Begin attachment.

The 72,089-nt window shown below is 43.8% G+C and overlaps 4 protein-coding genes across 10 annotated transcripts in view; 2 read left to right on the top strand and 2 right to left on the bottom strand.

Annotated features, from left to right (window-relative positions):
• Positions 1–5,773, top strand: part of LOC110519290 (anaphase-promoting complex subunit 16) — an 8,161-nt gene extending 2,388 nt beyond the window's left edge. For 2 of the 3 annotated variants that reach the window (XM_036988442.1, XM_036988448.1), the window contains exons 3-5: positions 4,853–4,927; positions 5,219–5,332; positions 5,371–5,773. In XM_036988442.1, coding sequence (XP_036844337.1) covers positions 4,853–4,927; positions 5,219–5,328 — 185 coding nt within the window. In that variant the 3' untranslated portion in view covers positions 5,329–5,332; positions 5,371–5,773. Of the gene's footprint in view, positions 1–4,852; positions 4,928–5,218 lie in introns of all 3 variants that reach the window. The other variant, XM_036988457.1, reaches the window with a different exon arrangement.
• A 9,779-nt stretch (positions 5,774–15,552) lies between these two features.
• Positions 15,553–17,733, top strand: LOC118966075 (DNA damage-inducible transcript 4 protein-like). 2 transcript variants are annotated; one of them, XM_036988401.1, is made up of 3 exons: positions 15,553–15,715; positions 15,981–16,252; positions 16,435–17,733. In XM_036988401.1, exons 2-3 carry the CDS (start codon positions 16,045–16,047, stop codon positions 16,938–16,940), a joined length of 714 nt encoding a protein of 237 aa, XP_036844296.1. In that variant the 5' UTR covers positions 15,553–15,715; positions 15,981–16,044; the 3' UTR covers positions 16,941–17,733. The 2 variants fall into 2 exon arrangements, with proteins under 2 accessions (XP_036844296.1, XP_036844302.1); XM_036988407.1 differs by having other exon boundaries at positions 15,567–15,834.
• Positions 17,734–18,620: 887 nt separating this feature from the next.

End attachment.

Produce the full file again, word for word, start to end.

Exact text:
The 72,089-nt window shown below is 43.8% G+C and overlaps 4 protein-coding genes across 10 annotated transcripts in view; 2 read left to right on the top strand and 2 right to left on the bottom strand.

Annotated features, from left to right (window-relative positions):
• Positions 1–5,773, top strand: part of LOC110519290 (anaphase-promoting complex subunit 16) — an 8,161-nt gene extending 2,388 nt beyond the window's left edge. For 2 of the 3 annotated variants that reach the window (XM_036988442.1, XM_036988448.1), the window contains exons 3-5: positions 4,853–4,927; positions 5,219–5,332; positions 5,371–5,773. In XM_036988442.1, coding sequence (XP_036844337.1) covers positions 4,853–4,927; positions 5,219–5,328 — 185 coding nt within the window. In that variant the 3' untranslated portion in view covers positions 5,329–5,332; positions 5,371–5,773. Of the gene's footprint in view, positions 1–4,852; positions 4,928–5,218 lie in introns of all 3 variants that reach the window. The other variant, XM_036988457.1, reaches the window with a different exon arrangement.
• A 9,779-nt stretch (positions 5,774–15,552) lies between these two features.
• Positions 15,553–17,733, top strand: LOC118966075 (DNA damage-inducible transcript 4 protein-like). 2 transcript variants are annotated; one of them, XM_036988401.1, is made up of 3 exons: positions 15,553–15,715; positions 15,981–16,252; positions 16,435–17,733. In XM_036988401.1, exons 2-3 carry the CDS (start codon positions 16,045–16,047, stop codon positions 16,938–16,940), a joined length of 714 nt encoding a protein of 237 aa, XP_036844296.1. In that variant the 5' UTR covers positions 15,553–15,715; positions 15,981–16,044; the 3' UTR covers positions 16,941–17,733. The 2 variants fall into 2 exon arrangements, with proteins under 2 accessions (XP_036844296.1, XP_036844302.1); XM_036988407.1 differs by having other exon boundaries at positions 15,567–15,834.
• Positions 17,734–18,620: 887 nt separating this feature from the next.